Given all the recent exposure from our Infineon research, we have had numerous requests regarding the ST mesh architecture and how Infineon’s design compares to the ST implementation.
Both devices are a 4 metal ~140 nanometer process. Rather than have us tell you who we think is stronger (it’s pretty obvious), we’d like to see your comments on what you the readers think!
The Infineon mesh consists of 5 zones with 4 circuits per zone. This means the surface of the die is being covered by 20 different electrical circuits.
The ST mesh consists of a single wire routed zig-zag across the die. It usually begins next to the VDD pad and ends at the opposite corner of the die. The other wires are simply GND aka ground fingers. On recent designs, we have caught ST using a few of the grounds to tie gates low (noise isolation of extra, unused logic we believe).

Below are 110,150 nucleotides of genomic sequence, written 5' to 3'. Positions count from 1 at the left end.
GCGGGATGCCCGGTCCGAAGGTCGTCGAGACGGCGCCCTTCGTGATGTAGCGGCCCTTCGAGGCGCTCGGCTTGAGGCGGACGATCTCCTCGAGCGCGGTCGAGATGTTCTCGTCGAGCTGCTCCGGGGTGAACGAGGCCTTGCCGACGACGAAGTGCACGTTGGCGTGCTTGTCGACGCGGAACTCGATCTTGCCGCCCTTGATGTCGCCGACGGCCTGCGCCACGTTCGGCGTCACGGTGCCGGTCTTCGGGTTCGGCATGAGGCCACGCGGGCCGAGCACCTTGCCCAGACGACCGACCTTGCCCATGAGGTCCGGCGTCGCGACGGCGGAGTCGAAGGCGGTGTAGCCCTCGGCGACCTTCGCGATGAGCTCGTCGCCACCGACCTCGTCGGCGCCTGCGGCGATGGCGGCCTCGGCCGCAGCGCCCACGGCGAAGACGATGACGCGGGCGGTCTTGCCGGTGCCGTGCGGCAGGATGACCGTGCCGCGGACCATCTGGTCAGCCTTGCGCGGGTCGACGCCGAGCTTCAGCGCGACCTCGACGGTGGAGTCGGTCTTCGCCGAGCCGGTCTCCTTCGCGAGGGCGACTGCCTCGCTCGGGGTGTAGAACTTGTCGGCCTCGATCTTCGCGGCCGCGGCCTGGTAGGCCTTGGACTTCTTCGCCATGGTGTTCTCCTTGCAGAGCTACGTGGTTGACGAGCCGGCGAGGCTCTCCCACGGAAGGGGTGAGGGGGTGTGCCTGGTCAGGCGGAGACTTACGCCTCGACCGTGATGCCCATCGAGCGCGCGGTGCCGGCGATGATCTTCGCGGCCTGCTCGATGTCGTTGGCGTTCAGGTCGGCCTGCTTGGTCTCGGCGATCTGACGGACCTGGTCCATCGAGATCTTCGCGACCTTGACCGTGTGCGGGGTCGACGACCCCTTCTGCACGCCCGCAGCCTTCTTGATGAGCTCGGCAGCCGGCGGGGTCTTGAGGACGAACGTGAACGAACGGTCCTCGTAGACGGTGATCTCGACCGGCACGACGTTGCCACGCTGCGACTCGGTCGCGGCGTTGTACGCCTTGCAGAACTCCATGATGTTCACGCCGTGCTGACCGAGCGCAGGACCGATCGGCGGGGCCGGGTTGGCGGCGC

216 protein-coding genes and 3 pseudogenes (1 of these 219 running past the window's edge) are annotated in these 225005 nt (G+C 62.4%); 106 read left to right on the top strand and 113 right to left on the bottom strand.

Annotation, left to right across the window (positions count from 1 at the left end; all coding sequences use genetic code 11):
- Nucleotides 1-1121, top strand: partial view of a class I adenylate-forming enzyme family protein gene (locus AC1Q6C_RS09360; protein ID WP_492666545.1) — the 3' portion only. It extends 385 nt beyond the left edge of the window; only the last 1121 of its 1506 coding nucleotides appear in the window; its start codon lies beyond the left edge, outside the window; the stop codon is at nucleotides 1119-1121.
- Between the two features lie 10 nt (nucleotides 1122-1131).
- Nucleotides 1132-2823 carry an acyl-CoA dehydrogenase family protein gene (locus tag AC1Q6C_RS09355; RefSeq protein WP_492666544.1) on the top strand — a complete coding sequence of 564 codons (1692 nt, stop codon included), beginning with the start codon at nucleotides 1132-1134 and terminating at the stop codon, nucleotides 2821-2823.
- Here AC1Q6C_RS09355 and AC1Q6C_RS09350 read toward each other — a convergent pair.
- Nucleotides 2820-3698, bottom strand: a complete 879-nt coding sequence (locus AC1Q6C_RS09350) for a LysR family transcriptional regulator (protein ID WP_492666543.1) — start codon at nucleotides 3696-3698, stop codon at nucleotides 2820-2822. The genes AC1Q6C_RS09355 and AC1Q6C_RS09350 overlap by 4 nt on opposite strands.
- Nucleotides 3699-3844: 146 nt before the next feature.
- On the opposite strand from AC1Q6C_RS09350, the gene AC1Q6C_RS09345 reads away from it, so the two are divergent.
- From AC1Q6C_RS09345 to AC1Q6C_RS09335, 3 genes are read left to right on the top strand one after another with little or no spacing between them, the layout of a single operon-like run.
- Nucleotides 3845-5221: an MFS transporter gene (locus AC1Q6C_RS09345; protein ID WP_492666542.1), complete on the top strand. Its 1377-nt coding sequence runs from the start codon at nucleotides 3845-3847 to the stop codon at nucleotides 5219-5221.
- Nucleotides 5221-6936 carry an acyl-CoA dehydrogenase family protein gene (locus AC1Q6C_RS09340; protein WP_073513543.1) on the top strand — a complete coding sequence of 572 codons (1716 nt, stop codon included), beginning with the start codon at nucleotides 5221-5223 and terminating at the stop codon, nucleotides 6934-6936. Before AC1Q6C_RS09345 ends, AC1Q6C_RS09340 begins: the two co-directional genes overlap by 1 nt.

Zooming in at 15,000 magnification, the details of each mesh really begin to show. Where at lower resolutions, the Infineon mesh looked dark and solid but as you can see, it is not.
In the Infineon scheme above, each colored wire is the same signal (4 of them per zone). Each color will be randomly spaced per chip design and is connected at either the top or bottom of the die via Metal 3 inter-connects.
The ST simply has the single conductor labeled in red. All green are the fingers of ground which can be usually cut away (removed) without penalty. The latest ST K7xxx devices have a signal present that appears analog. A closer look and a few minutes of testing proved it to simply need to be held high (logic ‘1’) at the sampling side of the line. Interesting how ST tried to obscure the signal.
Infineon does not permanently penalize you if the mesh is not properly repaired and the device is powered up.
ST will permanently penalize you with a bulk-erase of the non-volatile memory (NVM) areas if the sense line (red) is ever a logic low (‘0’) with power applied (irrelevant of reset/clock condition).
You tell us your opinion what you think security wise.